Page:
My current research focus is integrating One Health, or Conservation Medicine, into my snow leopard work within western Mongolia. Partnering with Green Initiative NGO, Dr. Jan Janecka from Duquesne University, and infectious disease physician Dr. Alexander Kumar, my new multi-disciplinary team is investigating the risk of diseases in snow leopards that can be transmitted through livestock, and can also infect herders.
As human activity encroaches more on snow leopard habitat, herders and their domestic animals, have more frequent contact with snow leopards. Also, with the increasing threat of climate change on the sensitive high altitude ecosystems, humans and animals may be more susceptible to emerging diseases that their immune systems may not be adapted for.
Stay tuned for more details on this exciting new project!
From 2014-2016, I collaborated with Dr. B. Munkhtsog of the Mongolian Academy of Sciences, and Irbis Mongolia Center to collect baseline data on a virtually unknown population of snow leopards in western Mongolia. In other words, this field work was mostly “recon” for snow leopard signs to analyze DNA from scat collected, while setting camera traps in new areas. My primary study site was located in and around Otgontenger SPA (see red square on map) within the Zavkhan Province.
In Mongolia, meat and cashmere are the primary economic resources, as opposed to agricultural activities. Habitat degradation and the expansion of the human population threaten the already declining population of snow leopards. A growing concern towards the conservation of these cats is the issue of retribution killing for livestock depredation. Poaching of natural prey increases the incidents of the human-carnivore conflict.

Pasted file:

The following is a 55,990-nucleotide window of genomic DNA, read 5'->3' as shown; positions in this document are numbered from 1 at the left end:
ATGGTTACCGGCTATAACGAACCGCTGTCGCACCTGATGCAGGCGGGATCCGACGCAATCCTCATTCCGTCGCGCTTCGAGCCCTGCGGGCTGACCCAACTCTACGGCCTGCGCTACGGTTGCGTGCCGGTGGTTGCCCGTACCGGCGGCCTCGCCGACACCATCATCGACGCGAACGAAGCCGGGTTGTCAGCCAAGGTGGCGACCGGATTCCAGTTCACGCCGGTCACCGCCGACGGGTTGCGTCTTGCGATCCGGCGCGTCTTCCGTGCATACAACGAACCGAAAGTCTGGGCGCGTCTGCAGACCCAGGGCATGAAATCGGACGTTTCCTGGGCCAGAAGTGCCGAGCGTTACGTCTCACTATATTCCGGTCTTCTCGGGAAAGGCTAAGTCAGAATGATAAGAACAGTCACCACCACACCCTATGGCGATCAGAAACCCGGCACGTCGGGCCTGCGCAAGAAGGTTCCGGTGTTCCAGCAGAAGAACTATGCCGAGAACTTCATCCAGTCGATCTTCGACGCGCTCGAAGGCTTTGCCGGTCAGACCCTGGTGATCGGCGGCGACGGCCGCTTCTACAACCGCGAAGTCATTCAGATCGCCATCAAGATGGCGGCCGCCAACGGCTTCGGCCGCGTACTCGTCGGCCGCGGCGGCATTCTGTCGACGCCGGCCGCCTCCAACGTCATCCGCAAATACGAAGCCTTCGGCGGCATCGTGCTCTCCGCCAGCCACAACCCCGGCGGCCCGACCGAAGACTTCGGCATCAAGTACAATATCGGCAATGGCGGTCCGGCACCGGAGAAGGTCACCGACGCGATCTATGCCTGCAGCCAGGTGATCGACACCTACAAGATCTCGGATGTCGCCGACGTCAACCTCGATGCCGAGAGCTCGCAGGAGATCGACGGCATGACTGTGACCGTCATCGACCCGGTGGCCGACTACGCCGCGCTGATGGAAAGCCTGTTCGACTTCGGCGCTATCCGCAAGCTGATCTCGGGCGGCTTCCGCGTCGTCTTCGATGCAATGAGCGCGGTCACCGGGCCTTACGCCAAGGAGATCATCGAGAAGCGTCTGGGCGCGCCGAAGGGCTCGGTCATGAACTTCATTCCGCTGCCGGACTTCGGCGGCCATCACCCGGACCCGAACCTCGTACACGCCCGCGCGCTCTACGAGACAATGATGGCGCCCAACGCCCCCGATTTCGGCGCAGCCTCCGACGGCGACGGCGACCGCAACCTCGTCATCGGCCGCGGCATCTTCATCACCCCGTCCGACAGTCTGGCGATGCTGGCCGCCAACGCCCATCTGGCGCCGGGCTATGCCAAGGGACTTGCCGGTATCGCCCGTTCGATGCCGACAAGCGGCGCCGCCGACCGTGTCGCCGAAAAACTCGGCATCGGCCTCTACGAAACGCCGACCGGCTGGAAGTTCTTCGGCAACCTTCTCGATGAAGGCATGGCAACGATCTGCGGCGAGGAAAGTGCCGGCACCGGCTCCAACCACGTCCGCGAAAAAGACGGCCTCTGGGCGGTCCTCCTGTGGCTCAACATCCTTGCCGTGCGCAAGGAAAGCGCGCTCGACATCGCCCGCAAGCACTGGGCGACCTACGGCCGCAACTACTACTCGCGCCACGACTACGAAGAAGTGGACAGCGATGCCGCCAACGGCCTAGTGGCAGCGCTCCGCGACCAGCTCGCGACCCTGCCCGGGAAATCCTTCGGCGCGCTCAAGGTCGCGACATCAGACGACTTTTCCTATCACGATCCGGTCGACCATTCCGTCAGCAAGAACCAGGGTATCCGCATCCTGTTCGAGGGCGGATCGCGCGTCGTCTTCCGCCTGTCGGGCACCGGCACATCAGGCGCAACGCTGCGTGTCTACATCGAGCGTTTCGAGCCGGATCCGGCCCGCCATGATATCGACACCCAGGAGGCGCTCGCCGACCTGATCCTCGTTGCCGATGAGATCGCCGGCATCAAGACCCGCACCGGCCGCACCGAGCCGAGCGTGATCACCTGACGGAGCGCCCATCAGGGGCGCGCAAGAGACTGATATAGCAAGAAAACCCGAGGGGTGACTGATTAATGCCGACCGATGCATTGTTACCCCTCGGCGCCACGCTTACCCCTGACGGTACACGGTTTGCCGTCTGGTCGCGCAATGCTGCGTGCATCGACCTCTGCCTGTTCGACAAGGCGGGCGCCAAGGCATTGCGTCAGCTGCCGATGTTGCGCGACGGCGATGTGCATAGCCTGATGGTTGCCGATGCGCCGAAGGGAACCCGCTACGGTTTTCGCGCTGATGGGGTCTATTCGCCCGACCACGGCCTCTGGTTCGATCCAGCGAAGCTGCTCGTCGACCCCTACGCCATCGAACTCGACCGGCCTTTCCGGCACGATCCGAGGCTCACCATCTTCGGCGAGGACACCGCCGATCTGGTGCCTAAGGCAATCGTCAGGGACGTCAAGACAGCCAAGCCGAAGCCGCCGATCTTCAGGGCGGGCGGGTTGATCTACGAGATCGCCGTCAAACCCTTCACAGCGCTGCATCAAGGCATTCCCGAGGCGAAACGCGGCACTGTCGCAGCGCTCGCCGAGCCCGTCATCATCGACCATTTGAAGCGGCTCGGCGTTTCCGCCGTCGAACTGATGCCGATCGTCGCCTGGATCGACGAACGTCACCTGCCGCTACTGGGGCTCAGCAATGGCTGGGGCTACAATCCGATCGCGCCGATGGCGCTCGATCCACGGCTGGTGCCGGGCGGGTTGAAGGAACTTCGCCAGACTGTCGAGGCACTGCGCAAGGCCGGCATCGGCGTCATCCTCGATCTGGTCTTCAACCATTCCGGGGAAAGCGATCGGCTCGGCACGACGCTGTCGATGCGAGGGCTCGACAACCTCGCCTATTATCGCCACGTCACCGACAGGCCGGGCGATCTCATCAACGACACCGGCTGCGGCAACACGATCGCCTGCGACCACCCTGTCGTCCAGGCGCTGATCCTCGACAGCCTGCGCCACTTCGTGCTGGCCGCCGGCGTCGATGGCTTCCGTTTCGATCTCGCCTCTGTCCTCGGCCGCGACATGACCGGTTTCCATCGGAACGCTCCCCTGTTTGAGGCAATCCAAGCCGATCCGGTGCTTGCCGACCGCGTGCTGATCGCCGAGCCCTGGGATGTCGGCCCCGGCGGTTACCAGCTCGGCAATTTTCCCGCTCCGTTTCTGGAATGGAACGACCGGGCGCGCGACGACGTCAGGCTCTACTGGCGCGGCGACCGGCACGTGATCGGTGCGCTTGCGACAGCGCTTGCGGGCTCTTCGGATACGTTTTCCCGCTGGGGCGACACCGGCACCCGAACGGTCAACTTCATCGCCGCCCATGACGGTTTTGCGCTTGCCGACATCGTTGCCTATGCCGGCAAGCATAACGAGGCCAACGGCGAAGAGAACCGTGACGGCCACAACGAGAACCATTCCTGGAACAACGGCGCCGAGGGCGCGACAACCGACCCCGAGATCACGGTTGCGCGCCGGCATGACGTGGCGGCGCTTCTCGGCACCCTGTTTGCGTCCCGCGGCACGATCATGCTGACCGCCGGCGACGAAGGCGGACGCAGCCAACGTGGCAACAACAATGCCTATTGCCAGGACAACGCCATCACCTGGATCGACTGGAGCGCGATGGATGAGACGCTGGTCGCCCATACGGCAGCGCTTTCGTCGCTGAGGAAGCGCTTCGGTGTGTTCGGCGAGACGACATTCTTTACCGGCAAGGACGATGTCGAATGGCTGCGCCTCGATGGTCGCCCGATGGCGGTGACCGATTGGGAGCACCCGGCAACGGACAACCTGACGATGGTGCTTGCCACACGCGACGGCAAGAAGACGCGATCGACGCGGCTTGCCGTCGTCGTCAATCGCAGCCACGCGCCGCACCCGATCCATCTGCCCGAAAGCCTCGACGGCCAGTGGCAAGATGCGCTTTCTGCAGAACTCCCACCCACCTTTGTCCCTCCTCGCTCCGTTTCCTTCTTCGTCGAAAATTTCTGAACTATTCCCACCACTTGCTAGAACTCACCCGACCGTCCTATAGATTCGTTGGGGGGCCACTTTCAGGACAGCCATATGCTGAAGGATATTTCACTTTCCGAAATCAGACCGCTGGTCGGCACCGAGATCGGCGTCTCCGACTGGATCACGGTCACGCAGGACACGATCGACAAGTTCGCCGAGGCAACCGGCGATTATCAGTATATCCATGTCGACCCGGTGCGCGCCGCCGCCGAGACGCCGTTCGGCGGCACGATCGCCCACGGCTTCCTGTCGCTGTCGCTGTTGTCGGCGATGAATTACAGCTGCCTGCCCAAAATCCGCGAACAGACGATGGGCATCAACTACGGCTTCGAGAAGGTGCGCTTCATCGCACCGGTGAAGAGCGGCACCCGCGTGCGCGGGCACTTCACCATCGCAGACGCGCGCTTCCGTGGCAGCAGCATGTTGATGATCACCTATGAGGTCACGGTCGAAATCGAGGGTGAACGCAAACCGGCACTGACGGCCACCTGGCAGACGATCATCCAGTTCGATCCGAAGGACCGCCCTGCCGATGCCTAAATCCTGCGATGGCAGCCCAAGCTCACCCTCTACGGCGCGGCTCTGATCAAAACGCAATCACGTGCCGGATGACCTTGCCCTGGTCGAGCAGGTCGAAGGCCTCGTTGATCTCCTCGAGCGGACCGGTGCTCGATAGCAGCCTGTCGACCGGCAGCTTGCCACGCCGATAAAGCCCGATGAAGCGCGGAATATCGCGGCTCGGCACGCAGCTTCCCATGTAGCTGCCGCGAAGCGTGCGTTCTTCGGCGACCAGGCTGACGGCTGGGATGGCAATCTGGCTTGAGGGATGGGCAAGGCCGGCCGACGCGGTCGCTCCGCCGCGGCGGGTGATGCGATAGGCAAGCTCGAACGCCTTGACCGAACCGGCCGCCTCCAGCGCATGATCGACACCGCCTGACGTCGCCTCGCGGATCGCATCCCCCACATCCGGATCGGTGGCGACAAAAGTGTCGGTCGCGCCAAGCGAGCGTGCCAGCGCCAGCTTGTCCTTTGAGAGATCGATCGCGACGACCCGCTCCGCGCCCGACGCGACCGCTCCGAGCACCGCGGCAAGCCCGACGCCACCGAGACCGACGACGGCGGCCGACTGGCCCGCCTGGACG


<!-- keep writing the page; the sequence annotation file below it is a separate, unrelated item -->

In order to find out the effect livestock depredation has on a herding community, I initiated a verbal survey, as part of my final Master’s project, to gain information on the perceived livestock loss statistics and attitudes toward snow leopards. A survey of 13 questions representing priority concerns for conservation initiatives and herders, was used to interview the heads of household of herder settlements. After I completed my masters degree, I continued as an independent researcher to acquire more interview data for the local park staff.
Along with collecting data from different sites, park staff are working closely with the herding community to monitor snow leopard conflicts and sightings so that conflict mitigation methods can be implemented.